If Coinbase — one of the more regulated exchanges — did this, just think what the unregulated exchanges get up to.

Bloomberg reports a CFTC probe into Binance, and whether the non-US exchange had US customers — attributed to unnamed “people familiar with the matter.” There doesn’t seem to be further news on this one as yet. [Bloomberg]

Ben Delo and Arthur Hayes from BitMEX will be surrendering to US authorities to face the Department of Justice charges against them. [Bloomberg; Twitter]

Bennett Tomlin summarises what Bitfinex/Tether executives did before Bitfinex or Tether. [blog post]



Baby’s on fire

Alex de Vries (Digiconomist) has a study published in Joule on what the rising Bitcoin price means for the Bitcoin network’s energy consumption. He thinks the Bitcoin network could already ues as much energy as every other data centre in the world — with a carbon footprint the size of London. [Joule]

“Coin miners have basically added a province’s worth of electricity consumption without adding a province’s worth of economic output, so Bitcoin mining is actually a net drag on the economy as a whole,” Tim Swanson told Al Jazeera. [Al Jazeera]

In late 2017, Benjamin Reynolds of Control-Finance Ltd ran a Bitcoin investment scam in the UK. The CFTC, in association with the FCA, now have a $571 million default judgement against him. The hard part: finding him. [press release]

New Bitcoin use case found! Selling fake insider trading tips on the dark web. [SEC; complaint, PDF]



Be less Brenda

The Advertising Standards Authority (UK) has finally acted against an ad for Bitcoin — in this case, a Coinfloor ad running in local papers, featuring a woman buying bitcoins with a third of her pension. The complainant said the ad was:

  1. misleading, because it failed to make clear the risks associated with Bitcoin investments, including loss of capital, and that neither Coinfloor Ltd nor the general Bitcoin market were regulated in the UK; and
  2. socially irresponsible, because it suggested that purchasing Bitcoin was a good or secure way to invest one’s savings or pension.

The ASA upheld both objections. [ASA]



Carpe Diem

Facebook’s Diem applied for a money transmitter licence to FINMA, the Swiss regulator, in April 2020 — back when it was still called Libra. The application is still pending, nearly a year later. FINMA apparently has internal disagreements on whether to let Diem go forward — and they know they absolutely need this to be okay with regulators in the US and EU before they proceed. [SRF, audio in German; Twitter]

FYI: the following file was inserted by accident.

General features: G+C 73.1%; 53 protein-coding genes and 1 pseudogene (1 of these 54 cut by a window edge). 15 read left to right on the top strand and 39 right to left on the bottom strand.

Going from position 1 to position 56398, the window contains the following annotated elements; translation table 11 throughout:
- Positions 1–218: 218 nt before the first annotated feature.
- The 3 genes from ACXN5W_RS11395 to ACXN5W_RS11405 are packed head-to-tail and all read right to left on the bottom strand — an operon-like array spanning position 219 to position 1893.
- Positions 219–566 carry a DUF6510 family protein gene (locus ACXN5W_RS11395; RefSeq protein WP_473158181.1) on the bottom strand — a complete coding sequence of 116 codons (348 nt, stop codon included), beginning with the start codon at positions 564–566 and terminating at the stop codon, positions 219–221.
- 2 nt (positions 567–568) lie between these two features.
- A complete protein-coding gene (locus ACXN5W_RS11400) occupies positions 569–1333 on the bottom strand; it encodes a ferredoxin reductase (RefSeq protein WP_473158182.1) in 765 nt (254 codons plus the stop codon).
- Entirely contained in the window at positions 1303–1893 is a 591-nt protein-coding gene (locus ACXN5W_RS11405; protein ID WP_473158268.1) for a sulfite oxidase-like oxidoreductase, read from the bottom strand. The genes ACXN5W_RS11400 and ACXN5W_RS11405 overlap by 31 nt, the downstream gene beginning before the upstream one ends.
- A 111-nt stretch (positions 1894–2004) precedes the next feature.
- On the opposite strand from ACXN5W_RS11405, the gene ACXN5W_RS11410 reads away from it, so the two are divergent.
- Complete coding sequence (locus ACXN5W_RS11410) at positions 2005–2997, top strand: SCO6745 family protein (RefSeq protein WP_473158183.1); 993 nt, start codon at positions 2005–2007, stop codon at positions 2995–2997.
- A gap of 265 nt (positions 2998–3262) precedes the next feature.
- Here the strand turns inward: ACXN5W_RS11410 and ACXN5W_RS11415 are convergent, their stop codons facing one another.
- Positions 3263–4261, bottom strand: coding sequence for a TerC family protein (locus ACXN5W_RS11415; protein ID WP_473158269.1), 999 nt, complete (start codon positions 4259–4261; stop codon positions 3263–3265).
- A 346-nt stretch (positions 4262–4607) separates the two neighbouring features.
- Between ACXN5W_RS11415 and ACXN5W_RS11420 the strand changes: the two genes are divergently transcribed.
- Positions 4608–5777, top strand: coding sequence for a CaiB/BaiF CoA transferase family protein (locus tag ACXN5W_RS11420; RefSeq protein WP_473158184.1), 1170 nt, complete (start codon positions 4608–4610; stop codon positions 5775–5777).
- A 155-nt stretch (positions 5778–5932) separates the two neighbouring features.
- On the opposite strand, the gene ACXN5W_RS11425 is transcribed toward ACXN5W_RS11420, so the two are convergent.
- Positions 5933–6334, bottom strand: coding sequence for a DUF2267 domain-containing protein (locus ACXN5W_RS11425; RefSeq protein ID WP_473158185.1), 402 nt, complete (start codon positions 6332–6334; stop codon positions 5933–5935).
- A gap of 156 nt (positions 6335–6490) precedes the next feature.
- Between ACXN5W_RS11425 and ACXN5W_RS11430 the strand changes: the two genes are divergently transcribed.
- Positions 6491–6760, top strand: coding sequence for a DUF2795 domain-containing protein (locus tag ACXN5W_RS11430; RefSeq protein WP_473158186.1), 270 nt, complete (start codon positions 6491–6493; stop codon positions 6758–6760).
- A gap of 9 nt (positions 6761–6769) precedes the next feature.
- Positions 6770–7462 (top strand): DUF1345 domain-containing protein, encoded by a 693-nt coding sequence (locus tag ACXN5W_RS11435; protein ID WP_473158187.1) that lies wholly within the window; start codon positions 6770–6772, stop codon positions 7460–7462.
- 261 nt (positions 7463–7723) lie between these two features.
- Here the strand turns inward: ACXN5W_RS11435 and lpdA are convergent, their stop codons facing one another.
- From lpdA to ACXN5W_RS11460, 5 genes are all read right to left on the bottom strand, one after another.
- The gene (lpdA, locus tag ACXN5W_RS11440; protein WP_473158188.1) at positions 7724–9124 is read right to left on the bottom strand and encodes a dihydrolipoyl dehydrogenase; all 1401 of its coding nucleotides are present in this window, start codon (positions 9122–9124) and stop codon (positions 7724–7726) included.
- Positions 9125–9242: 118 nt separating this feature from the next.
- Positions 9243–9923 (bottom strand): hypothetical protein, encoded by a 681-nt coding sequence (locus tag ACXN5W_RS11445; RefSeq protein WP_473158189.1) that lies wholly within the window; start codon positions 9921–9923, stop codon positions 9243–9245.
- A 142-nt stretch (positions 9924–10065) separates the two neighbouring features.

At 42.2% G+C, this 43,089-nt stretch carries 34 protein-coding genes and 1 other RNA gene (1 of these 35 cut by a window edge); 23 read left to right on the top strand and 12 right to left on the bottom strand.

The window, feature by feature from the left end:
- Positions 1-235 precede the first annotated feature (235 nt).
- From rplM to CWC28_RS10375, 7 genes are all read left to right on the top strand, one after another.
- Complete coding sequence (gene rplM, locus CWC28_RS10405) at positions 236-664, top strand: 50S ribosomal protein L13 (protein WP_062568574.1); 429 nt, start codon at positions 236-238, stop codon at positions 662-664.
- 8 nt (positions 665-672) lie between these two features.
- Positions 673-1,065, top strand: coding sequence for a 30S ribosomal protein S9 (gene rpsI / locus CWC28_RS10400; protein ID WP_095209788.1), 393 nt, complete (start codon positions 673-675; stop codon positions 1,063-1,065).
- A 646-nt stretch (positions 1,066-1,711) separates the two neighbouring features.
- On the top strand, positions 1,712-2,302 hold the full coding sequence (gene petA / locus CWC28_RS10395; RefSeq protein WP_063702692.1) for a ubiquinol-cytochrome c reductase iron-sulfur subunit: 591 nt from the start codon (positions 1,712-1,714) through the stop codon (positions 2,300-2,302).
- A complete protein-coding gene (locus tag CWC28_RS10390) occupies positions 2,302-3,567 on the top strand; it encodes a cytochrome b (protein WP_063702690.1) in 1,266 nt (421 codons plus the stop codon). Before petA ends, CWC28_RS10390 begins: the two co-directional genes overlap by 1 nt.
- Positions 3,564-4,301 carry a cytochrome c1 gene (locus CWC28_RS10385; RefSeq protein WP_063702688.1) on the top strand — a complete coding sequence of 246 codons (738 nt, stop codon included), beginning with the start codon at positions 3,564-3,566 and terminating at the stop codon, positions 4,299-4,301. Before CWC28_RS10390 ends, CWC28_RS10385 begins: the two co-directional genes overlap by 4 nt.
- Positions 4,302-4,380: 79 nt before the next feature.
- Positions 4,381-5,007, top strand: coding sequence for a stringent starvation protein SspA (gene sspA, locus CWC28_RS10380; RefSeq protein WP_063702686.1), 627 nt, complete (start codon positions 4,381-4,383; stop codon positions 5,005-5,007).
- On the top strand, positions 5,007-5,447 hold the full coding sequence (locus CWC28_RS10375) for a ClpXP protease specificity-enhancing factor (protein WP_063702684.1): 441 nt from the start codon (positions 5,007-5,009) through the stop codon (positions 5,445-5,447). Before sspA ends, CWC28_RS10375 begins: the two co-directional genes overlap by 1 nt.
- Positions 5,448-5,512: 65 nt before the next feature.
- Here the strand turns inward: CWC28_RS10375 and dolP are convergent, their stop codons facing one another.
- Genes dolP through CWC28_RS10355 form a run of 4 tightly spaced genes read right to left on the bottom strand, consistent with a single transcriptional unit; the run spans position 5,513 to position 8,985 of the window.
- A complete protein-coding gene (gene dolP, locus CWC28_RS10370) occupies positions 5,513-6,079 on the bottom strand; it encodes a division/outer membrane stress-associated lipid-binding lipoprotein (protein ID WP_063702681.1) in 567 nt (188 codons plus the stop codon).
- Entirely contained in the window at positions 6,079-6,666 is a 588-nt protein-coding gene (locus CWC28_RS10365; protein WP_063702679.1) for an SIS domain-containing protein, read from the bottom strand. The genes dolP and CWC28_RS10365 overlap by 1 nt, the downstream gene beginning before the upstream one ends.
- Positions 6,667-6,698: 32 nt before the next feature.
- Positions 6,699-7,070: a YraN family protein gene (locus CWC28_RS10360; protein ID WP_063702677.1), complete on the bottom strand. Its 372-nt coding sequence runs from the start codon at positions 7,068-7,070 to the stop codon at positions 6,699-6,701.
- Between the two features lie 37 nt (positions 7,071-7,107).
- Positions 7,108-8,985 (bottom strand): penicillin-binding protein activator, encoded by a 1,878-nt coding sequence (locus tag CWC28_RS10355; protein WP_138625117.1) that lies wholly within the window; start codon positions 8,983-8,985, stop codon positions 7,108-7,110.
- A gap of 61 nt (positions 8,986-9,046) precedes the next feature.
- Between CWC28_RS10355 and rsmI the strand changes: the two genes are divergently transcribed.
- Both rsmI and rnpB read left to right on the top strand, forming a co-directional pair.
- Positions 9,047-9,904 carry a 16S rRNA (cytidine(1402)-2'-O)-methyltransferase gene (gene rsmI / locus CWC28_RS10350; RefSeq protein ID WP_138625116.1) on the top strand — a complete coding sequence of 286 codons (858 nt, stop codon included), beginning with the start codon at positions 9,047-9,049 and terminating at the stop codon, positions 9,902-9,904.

Kevin Weil, one of Libra/Diem’s four founders, and co-author of the Libra white paper, has quit Facebook Financial. He’s moving to satellite surveillance startup “I’m beyond excited to be working on a non-zombie project,” Weil didn’t quite say. [Twitter; Planet]

I’m wondering how long before David Marcus gets bored running WhatsApp Pay and wanders off too. There’s still active contributions to the Diem GitHub repo, if only from Facebook staff. [GitHub]

The East Caribbean Central Bank is launching its DCash CBDC pilot on 31 March. [ECCB, archive]

The European Central bank has blogged on their plans for a digital euro! That is: no specific plans whatsoever, and repeated reassurances that they’re not about to replace cash, impose negative interest rates, or push out the commercial banks. And they don’t have a consumer use case as yet. [ECB]




Telegram’s ICO failed so hard that founder Pavel Durov ended up owing $500 million to investors — specifically, the sort of investors who have robust ideas on how to deal with perceived shenanigans. “Pavel’s got a smart team, I’m sure they’ll come up with something,” said one creditor.

Durov announced in December that Telegram would start running advertising in public channels. [Telegram] Now Durov has announced a $1 billion bond issue. [Telegram] He is delighted to share that he can finally pay back the guys who put money into the ICO, and that he will continue to enjoy the use of his limbs.

SEC’s action against Ripple Labs, claiming XRP is a security, continues — and so far, they’re still sniping over what the case will cover:

  • The SEC asks to strike Ripple’s Fourth Affirmative Defense, “Lack of Due Process and Fair Notice”;
  • Ripple complains that the SEC won’t submit documents in discovery on what it thinks of Bitcoin and Ethereum;
  • Ripple executives Brad Garlinghouse and Christian Larsen ask to quash the SEC subpoenas to look into their personal bank accounts;
  • and John Deaton, representing a group calling itself the XRP Holders, wishes to join the case on the grounds that the SEC has damaged the value of their XRP.

Much of this will be dealt with in pleadings to be filed over April, May and June. [Case docket, with linked PDFs]